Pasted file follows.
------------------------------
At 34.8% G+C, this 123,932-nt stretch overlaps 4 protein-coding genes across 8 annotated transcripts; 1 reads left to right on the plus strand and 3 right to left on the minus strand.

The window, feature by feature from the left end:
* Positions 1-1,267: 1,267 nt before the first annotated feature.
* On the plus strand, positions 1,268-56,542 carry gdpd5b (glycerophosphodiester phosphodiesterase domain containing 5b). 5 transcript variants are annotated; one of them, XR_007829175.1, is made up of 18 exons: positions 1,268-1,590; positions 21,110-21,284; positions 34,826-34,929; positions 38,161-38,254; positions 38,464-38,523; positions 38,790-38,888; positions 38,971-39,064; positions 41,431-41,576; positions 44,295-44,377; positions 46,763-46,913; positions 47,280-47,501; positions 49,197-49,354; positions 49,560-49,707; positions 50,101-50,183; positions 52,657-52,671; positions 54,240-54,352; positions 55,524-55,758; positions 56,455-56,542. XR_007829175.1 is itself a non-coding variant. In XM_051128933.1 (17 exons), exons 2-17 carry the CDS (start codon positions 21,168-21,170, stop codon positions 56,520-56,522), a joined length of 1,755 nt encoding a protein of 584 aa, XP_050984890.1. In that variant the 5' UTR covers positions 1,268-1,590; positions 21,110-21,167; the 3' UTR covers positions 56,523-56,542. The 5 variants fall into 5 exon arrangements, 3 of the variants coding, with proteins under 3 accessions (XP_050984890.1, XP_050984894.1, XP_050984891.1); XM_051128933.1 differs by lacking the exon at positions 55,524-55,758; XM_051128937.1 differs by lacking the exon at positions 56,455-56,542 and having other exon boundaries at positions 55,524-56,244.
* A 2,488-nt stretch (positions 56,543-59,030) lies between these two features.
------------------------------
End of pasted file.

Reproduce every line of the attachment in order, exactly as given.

At 34.8% G+C, this 123,932-nt stretch overlaps 4 protein-coding genes across 8 annotated transcripts; 1 reads left to right on the plus strand and 3 right to left on the minus strand.

The window, feature by feature from the left end:
* Positions 1-1,267: 1,267 nt before the first annotated feature.
* On the plus strand, positions 1,268-56,542 carry gdpd5b (glycerophosphodiester phosphodiesterase domain containing 5b). 5 transcript variants are annotated; one of them, XR_007829175.1, is made up of 18 exons: positions 1,268-1,590; positions 21,110-21,284; positions 34,826-34,929; positions 38,161-38,254; positions 38,464-38,523; positions 38,790-38,888; positions 38,971-39,064; positions 41,431-41,576; positions 44,295-44,377; positions 46,763-46,913; positions 47,280-47,501; positions 49,197-49,354; positions 49,560-49,707; positions 50,101-50,183; positions 52,657-52,671; positions 54,240-54,352; positions 55,524-55,758; positions 56,455-56,542. XR_007829175.1 is itself a non-coding variant. In XM_051128933.1 (17 exons), exons 2-17 carry the CDS (start codon positions 21,168-21,170, stop codon positions 56,520-56,522), a joined length of 1,755 nt encoding a protein of 584 aa, XP_050984890.1. In that variant the 5' UTR covers positions 1,268-1,590; positions 21,110-21,167; the 3' UTR covers positions 56,523-56,542. The 5 variants fall into 5 exon arrangements, 3 of the variants coding, with proteins under 3 accessions (XP_050984890.1, XP_050984894.1, XP_050984891.1); XM_051128933.1 differs by lacking the exon at positions 55,524-55,758; XM_051128937.1 differs by lacking the exon at positions 56,455-56,542 and having other exon boundaries at positions 55,524-56,244.
* A 2,488-nt stretch (positions 56,543-59,030) lies between these two features.